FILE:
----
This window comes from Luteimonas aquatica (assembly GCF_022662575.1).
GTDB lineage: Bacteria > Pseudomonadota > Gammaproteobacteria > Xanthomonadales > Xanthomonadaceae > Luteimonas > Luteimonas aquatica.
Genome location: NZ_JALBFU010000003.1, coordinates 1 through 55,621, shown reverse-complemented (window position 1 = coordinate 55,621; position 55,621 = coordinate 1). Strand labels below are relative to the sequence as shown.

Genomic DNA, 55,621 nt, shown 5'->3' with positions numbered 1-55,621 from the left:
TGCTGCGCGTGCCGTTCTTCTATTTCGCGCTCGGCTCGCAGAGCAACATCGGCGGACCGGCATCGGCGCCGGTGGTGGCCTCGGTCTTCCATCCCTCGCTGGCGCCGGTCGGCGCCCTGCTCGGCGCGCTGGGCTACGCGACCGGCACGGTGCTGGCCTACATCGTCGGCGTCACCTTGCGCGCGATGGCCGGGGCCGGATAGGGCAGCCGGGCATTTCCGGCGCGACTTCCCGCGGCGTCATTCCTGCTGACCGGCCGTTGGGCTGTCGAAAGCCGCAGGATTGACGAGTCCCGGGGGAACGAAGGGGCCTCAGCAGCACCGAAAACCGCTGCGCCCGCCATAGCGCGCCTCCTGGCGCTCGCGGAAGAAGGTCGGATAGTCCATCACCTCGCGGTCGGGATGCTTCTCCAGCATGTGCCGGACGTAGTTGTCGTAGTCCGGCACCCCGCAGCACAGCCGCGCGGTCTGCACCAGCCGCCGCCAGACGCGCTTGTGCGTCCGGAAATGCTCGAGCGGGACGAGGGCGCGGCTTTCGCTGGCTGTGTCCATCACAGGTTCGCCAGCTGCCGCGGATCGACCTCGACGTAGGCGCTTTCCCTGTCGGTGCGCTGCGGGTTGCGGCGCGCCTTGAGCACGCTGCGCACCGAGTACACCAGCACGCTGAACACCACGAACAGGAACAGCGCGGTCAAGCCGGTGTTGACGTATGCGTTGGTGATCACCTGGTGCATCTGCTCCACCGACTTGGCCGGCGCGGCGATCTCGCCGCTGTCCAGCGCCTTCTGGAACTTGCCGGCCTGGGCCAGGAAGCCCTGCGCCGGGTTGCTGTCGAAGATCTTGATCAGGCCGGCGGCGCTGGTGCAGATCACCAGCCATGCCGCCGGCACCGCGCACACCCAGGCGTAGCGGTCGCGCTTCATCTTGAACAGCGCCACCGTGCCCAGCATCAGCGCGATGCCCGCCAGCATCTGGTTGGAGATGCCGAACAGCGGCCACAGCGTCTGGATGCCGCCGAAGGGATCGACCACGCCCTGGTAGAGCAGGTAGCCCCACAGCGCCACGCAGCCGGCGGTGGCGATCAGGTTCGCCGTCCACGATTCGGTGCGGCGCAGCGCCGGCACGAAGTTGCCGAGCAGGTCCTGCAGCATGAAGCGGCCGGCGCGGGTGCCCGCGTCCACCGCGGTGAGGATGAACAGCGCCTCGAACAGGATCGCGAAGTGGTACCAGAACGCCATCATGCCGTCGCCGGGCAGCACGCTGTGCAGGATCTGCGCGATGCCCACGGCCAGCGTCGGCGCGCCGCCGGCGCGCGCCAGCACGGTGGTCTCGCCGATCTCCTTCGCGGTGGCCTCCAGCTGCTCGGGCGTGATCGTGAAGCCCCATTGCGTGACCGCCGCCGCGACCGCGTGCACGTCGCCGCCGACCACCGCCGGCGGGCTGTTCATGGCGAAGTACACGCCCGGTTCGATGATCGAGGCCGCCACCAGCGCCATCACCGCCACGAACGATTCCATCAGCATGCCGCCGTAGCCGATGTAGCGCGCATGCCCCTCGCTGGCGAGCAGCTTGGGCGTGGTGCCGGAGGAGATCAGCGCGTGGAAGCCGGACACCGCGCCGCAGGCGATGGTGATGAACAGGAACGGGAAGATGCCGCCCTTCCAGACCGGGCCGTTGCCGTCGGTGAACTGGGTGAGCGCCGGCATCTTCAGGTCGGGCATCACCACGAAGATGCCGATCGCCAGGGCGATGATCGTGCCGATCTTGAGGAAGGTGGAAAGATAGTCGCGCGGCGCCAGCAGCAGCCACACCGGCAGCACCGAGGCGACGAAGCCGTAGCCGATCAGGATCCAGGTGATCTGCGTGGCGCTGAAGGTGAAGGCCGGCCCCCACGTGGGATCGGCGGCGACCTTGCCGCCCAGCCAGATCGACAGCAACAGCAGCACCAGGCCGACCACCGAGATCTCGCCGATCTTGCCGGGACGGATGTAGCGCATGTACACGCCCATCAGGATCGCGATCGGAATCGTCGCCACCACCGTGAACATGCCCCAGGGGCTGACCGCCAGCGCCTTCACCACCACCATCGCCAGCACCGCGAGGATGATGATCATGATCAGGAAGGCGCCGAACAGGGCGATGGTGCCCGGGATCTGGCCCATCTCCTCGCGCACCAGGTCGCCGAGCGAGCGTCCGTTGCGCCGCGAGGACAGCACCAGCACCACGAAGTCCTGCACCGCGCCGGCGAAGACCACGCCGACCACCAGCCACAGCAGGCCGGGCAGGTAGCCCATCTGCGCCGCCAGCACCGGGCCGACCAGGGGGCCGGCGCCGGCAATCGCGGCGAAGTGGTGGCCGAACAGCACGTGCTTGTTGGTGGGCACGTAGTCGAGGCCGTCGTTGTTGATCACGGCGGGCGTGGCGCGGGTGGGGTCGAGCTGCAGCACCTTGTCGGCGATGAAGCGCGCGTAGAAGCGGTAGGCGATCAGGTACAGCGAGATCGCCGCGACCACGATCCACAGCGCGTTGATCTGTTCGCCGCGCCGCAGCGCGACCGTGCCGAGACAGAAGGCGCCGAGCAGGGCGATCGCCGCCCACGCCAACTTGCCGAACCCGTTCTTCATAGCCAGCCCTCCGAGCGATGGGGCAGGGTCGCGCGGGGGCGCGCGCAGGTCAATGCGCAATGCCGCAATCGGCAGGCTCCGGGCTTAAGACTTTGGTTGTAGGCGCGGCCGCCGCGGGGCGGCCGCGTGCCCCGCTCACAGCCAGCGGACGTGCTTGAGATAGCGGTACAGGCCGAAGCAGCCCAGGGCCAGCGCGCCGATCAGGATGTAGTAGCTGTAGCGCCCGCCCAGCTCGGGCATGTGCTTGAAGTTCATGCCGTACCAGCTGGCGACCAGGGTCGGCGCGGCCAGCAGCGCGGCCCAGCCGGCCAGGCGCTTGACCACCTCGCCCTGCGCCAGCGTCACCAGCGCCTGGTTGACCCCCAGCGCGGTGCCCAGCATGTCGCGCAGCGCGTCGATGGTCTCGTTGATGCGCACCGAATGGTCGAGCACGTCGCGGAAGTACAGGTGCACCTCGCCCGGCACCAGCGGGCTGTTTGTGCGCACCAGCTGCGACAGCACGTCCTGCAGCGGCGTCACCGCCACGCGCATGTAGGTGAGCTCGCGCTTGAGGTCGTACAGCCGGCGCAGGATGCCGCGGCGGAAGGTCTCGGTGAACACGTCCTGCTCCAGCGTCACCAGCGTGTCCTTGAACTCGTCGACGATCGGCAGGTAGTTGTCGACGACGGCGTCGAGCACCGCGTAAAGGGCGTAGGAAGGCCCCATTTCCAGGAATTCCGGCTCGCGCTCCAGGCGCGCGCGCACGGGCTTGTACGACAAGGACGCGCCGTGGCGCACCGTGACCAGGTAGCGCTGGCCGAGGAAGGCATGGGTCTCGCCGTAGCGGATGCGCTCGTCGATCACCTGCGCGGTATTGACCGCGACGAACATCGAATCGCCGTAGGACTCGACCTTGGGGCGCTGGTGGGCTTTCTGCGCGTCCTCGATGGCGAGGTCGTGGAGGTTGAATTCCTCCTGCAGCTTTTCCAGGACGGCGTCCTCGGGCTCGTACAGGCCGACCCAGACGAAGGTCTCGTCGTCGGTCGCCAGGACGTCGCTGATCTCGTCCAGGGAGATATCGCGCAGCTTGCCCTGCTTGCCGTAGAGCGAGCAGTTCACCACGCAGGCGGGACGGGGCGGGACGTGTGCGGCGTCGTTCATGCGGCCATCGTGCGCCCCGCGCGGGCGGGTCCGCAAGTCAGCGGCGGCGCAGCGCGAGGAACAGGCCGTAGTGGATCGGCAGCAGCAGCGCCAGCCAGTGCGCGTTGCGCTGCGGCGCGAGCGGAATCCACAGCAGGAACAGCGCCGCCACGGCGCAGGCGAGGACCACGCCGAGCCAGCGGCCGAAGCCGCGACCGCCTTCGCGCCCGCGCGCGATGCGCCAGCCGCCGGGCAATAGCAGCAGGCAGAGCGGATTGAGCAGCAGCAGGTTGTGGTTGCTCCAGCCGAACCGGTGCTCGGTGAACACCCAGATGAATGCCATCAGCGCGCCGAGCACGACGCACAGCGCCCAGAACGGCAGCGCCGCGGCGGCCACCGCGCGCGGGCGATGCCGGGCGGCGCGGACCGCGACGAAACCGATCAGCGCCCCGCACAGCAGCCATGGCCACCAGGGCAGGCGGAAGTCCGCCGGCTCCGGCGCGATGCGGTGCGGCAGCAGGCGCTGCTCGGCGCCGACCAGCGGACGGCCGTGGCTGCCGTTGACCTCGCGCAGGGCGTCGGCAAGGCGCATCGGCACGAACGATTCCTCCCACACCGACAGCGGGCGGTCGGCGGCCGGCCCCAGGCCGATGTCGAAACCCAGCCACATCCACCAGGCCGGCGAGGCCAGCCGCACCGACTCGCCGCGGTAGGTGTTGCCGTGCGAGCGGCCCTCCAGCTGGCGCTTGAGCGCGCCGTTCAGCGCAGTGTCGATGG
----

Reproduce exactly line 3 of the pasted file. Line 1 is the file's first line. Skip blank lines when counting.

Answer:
Genome location: NZ_JALBFU010000003.1, coordinates 1 through 55,621, shown reverse-complemented (window position 1 = coordinate 55,621; position 55,621 = coordinate 1). Strand labels below are relative to the sequence as shown.